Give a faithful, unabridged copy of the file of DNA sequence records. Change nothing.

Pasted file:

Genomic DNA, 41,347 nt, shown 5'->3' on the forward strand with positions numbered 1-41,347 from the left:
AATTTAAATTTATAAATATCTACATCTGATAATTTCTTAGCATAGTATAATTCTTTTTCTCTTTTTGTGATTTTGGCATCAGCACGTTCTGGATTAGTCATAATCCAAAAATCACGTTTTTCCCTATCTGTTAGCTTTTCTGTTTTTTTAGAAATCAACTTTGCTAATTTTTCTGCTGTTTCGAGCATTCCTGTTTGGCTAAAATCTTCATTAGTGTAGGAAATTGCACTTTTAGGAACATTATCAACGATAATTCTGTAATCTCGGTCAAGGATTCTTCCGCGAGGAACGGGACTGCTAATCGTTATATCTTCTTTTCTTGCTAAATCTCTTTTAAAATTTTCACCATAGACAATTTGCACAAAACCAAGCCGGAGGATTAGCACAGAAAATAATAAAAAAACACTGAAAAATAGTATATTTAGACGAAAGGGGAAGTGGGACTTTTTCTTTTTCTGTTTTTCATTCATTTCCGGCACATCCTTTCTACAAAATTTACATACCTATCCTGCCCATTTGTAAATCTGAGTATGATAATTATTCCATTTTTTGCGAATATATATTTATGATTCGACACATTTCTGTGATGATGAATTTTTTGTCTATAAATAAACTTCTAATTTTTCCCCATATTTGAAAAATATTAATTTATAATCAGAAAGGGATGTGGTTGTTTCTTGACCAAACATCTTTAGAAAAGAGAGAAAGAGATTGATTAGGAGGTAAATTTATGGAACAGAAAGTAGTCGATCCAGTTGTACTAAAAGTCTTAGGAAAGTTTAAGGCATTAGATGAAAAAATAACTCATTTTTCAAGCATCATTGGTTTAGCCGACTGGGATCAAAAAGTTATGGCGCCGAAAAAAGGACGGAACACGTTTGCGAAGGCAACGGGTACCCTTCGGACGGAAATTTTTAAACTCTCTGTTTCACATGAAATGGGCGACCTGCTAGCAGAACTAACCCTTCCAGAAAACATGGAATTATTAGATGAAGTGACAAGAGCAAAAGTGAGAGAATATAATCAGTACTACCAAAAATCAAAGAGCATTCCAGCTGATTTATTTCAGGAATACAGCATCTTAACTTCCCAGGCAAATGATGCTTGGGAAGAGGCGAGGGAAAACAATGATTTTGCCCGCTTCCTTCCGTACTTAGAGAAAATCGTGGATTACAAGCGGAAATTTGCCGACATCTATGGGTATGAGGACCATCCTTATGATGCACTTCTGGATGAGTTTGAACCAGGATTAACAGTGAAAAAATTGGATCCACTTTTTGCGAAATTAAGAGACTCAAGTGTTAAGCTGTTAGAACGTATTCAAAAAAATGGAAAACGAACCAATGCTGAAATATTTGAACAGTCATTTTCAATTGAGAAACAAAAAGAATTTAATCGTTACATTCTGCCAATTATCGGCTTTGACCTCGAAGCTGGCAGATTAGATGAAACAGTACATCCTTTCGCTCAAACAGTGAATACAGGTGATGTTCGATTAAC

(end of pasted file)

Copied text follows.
Genomic DNA, 41,347 nt, shown 5'->3' on the forward strand with positions numbered 1-41,347 from the left:
AATTTAAATTTATAAATATCTACATCTGATAATTTCTTAGCATAGTATAATTCTTTTTCTCTTTTTGTGATTTTGGCATCAGCACGTTCTGGATTAGTCATAATCCAAAAATCACGTTTTTCCCTATCTGTTAGCTTTTCTGTTTTTTTAGAAATCAACTTTGCTAATTTTTCTGCTGTTTCGAGCATTCCTGTTTGGCTAAAATCTTCATTAGTGTAGGAAATTGCACTTTTAGGAACATTATCAACGATAATTCTGTAATCTCGGTCAAGGATTCTTCCGCGAGGAACGGGACTGCTAATCGTTATATCTTCTTTTCTTGCTAAATCTCTTTTAAAATTTTCACCATAGACAATTTGCACAAAACCAAGCCGGAGGATTAGCACAGAAAATAATAAAAAAACACTGAAAAATAGTATATTTAGACGAAAGGGGAAGTGGGACTTTTTCTTTTTCTGTTTTTCATTCATTTCCGGCACATCCTTTCTACAAAATTTACATACCTATCCTGCCCATTTGTAAATCTGAGTATGATAATTATTCCATTTTTTGCGAATATATATTTATGATTCGACACATTTCTGTGATGATGAATTTTTTGTCTATAAATAAACTTCTAATTTTTCCCCATATTTGAAAAATATTAATTTATAATCAGAAAGGGATGTGGTTGTTTCTTGACCAAACATCTTTAGAAAAGAGAGAAAGAGATTGATTAGGAGGTAAATTTATGGAACAGAAAGTAGTCGATCCAGTTGTACTAAAAGTCTTAGGAAAGTTTAAGGCATTAGATGAAAAAATAACTCATTTTTCAAGCATCATTGGTTTAGCCGACTGGGATCAAAAAGTTATGGCGCCGAAAAAAGGACGGAACACGTTTGCGAAGGCAACGGGTACCCTTCGGACGGAAATTTTTAAACTCTCTGTTTCACATGAAATGGGCGACCTGCTAGCAGAACTAACCCTTCCAGAAAACATGGAATTATTAGATGAAGTGACAAGAGCAAAAGTGAGAGAATATAATCAGTACTACCAAAAATCAAAGAGCATTCCAGCTGATTTATTTCAGGAATACAGCATCTTAACTTCCCAGGCAAATGATGCTTGGGAAGAGGCGAGGGAAAACAATGATTTTGCCCGCTTCCTTCCGTACTTAGAGAAAATCGTGGATTACAAGCGGAAATTTGCCGACATCTATGGGTATGAGGACCATCCTTATGATGCACTTCTGGATGAGTTTGAACCAGGATTAACAGTGAAAAAATTGGATCCACTTTTTGCGAAATTAAGAGACTCAAGTGTTAAGCTGTTAGAACGTATTCAAAAAAATGGAAAACGAACCAATGCTGAAATATTTGAACAGTCATTTTCAATTGAGAAACAAAAAGAATTTAATCGTTACATTCTGCCAATTATCGGCTTTGACCTCGAAGCTGGCAGATTAGATGAAACAGTACATCCTTTCGCTCAAACAGTGAATACAGGTGATGTTCGATTAAC